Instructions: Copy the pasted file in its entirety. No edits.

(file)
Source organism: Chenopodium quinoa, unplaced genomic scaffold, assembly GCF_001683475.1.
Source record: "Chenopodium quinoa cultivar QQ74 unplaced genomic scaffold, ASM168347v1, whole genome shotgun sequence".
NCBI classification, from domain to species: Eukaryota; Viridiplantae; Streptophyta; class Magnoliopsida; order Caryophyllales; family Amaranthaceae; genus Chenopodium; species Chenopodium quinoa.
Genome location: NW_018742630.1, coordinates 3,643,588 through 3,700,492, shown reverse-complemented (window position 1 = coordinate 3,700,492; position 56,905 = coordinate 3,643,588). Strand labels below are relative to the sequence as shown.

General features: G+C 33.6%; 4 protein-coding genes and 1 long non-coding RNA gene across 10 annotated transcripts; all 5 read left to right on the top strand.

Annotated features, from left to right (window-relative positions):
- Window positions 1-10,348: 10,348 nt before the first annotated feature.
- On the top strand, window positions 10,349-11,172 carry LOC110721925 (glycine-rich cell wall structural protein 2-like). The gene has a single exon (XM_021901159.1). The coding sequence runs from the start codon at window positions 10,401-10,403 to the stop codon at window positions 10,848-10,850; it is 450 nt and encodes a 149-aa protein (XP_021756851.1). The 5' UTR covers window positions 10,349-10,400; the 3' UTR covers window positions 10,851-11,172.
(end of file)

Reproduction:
Source organism: Chenopodium quinoa, unplaced genomic scaffold, assembly GCF_001683475.1.
Source record: "Chenopodium quinoa cultivar QQ74 unplaced genomic scaffold, ASM168347v1, whole genome shotgun sequence".
NCBI classification, from domain to species: Eukaryota; Viridiplantae; Streptophyta; class Magnoliopsida; order Caryophyllales; family Amaranthaceae; genus Chenopodium; species Chenopodium quinoa.
Genome location: NW_018742630.1, coordinates 3,643,588 through 3,700,492, shown reverse-complemented (window position 1 = coordinate 3,700,492; position 56,905 = coordinate 3,643,588). Strand labels below are relative to the sequence as shown.

General features: G+C 33.6%; 4 protein-coding genes and 1 long non-coding RNA gene across 10 annotated transcripts; all 5 read left to right on the top strand.

Annotated features, from left to right (window-relative positions):
- Window positions 1-10,348: 10,348 nt before the first annotated feature.
- On the top strand, window positions 10,349-11,172 carry LOC110721925 (glycine-rich cell wall structural protein 2-like). The gene has a single exon (XM_021901159.1). The coding sequence runs from the start codon at window positions 10,401-10,403 to the stop codon at window positions 10,848-10,850; it is 450 nt and encodes a 149-aa protein (XP_021756851.1). The 5' UTR covers window positions 10,349-10,400; the 3' UTR covers window positions 10,851-11,172.